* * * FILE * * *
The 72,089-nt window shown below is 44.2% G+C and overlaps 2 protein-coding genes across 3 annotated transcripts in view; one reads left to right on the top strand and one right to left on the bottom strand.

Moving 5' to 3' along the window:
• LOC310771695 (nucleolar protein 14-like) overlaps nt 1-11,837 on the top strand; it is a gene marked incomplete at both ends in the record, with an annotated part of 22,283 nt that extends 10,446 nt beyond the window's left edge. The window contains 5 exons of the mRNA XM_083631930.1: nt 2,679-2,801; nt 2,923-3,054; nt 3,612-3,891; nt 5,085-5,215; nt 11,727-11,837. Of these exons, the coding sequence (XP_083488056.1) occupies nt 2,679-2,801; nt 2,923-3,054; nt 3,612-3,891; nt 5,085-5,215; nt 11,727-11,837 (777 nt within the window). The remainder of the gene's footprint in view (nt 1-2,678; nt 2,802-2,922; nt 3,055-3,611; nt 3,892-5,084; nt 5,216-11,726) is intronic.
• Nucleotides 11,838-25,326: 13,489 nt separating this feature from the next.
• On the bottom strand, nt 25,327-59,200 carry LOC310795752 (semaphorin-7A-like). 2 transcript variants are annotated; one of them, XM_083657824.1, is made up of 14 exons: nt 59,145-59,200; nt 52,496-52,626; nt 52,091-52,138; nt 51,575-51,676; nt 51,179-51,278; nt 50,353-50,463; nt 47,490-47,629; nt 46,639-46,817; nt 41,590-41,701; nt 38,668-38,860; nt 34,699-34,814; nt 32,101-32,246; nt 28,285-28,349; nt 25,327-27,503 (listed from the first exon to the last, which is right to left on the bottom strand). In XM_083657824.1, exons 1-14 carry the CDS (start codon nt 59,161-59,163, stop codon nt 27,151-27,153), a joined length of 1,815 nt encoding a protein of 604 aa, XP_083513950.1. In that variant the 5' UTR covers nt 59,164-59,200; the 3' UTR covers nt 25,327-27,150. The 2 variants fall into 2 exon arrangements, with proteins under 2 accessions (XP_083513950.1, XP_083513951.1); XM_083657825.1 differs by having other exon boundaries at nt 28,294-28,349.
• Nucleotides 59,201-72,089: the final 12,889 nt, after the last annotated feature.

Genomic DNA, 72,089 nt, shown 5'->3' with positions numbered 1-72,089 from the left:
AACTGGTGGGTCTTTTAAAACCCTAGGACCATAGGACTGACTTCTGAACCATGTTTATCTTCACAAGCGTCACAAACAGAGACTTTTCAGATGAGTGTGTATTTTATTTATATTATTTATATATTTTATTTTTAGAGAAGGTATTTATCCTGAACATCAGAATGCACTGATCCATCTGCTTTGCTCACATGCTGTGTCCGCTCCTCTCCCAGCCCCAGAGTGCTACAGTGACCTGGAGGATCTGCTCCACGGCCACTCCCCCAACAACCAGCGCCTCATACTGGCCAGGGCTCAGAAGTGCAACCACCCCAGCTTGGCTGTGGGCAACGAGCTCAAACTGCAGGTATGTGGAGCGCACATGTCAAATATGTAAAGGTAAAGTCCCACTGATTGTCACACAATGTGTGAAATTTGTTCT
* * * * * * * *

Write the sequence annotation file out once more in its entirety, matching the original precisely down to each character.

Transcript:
The 72,089-nt window shown below is 44.2% G+C and overlaps 2 protein-coding genes across 3 annotated transcripts in view; one reads left to right on the top strand and one right to left on the bottom strand.

Moving 5' to 3' along the window:
• LOC310771695 (nucleolar protein 14-like) overlaps nt 1-11,837 on the top strand; it is a gene marked incomplete at both ends in the record, with an annotated part of 22,283 nt that extends 10,446 nt beyond the window's left edge. The window contains 5 exons of the mRNA XM_083631930.1: nt 2,679-2,801; nt 2,923-3,054; nt 3,612-3,891; nt 5,085-5,215; nt 11,727-11,837. Of these exons, the coding sequence (XP_083488056.1) occupies nt 2,679-2,801; nt 2,923-3,054; nt 3,612-3,891; nt 5,085-5,215; nt 11,727-11,837 (777 nt within the window). The remainder of the gene's footprint in view (nt 1-2,678; nt 2,802-2,922; nt 3,055-3,611; nt 3,892-5,084; nt 5,216-11,726) is intronic.
• Nucleotides 11,838-25,326: 13,489 nt separating this feature from the next.
• On the bottom strand, nt 25,327-59,200 carry LOC310795752 (semaphorin-7A-like). 2 transcript variants are annotated; one of them, XM_083657824.1, is made up of 14 exons: nt 59,145-59,200; nt 52,496-52,626; nt 52,091-52,138; nt 51,575-51,676; nt 51,179-51,278; nt 50,353-50,463; nt 47,490-47,629; nt 46,639-46,817; nt 41,590-41,701; nt 38,668-38,860; nt 34,699-34,814; nt 32,101-32,246; nt 28,285-28,349; nt 25,327-27,503 (listed from the first exon to the last, which is right to left on the bottom strand). In XM_083657824.1, exons 1-14 carry the CDS (start codon nt 59,161-59,163, stop codon nt 27,151-27,153), a joined length of 1,815 nt encoding a protein of 604 aa, XP_083513950.1. In that variant the 5' UTR covers nt 59,164-59,200; the 3' UTR covers nt 25,327-27,150. The 2 variants fall into 2 exon arrangements, with proteins under 2 accessions (XP_083513950.1, XP_083513951.1); XM_083657825.1 differs by having other exon boundaries at nt 28,294-28,349.
• Nucleotides 59,201-72,089: the final 12,889 nt, after the last annotated feature.

Genomic DNA, 72,089 nt, shown 5'->3' with positions numbered 1-72,089 from the left:
AACTGGTGGGTCTTTTAAAACCCTAGGACCATAGGACTGACTTCTGAACCATGTTTATCTTCACAAGCGTCACAAACAGAGACTTTTCAGATGAGTGTGTATTTTATTTATATTATTTATATATTTTATTTTTAGAGAAGGTATTTATCCTGAACATCAGAATGCACTGATCCATCTGCTTTGCTCACATGCTGTGTCCGCTCCTCTCCCAGCCCCAGAGTGCTACAGTGACCTGGAGGATCTGCTCCACGGCCACTCCCCCAACAACCAGCGCCTCATACTGGCCAGGGCTCAGAAGTGCAACCACCCCAGCTTGGCTGTGGGCAACGAGCTCAAACTGCAGGTATGTGGAGCGCACATGTCAAATATGTAAAGGTAAAGTCCCACTGATTGTCACACAATGTGTGAAATTTGTTCT